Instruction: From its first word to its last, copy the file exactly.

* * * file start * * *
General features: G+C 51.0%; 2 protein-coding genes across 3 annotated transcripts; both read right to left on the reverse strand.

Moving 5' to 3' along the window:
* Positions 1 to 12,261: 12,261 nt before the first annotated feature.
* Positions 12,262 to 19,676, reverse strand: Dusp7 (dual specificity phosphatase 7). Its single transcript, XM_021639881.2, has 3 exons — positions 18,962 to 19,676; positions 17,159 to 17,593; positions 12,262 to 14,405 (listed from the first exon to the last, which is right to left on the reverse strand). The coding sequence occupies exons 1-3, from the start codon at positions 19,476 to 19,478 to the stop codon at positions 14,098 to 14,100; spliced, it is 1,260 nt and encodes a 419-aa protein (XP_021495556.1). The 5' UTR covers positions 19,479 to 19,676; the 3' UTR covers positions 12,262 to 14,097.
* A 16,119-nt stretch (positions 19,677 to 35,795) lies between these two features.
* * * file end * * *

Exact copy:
General features: G+C 51.0%; 2 protein-coding genes across 3 annotated transcripts; both read right to left on the reverse strand.

Moving 5' to 3' along the window:
* Positions 1 to 12,261: 12,261 nt before the first annotated feature.
* Positions 12,262 to 19,676, reverse strand: Dusp7 (dual specificity phosphatase 7). Its single transcript, XM_021639881.2, has 3 exons — positions 18,962 to 19,676; positions 17,159 to 17,593; positions 12,262 to 14,405 (listed from the first exon to the last, which is right to left on the reverse strand). The coding sequence occupies exons 1-3, from the start codon at positions 19,476 to 19,478 to the stop codon at positions 14,098 to 14,100; spliced, it is 1,260 nt and encodes a 419-aa protein (XP_021495556.1). The 5' UTR covers positions 19,479 to 19,676; the 3' UTR covers positions 12,262 to 14,097.
* A 16,119-nt stretch (positions 19,677 to 35,795) lies between these two features.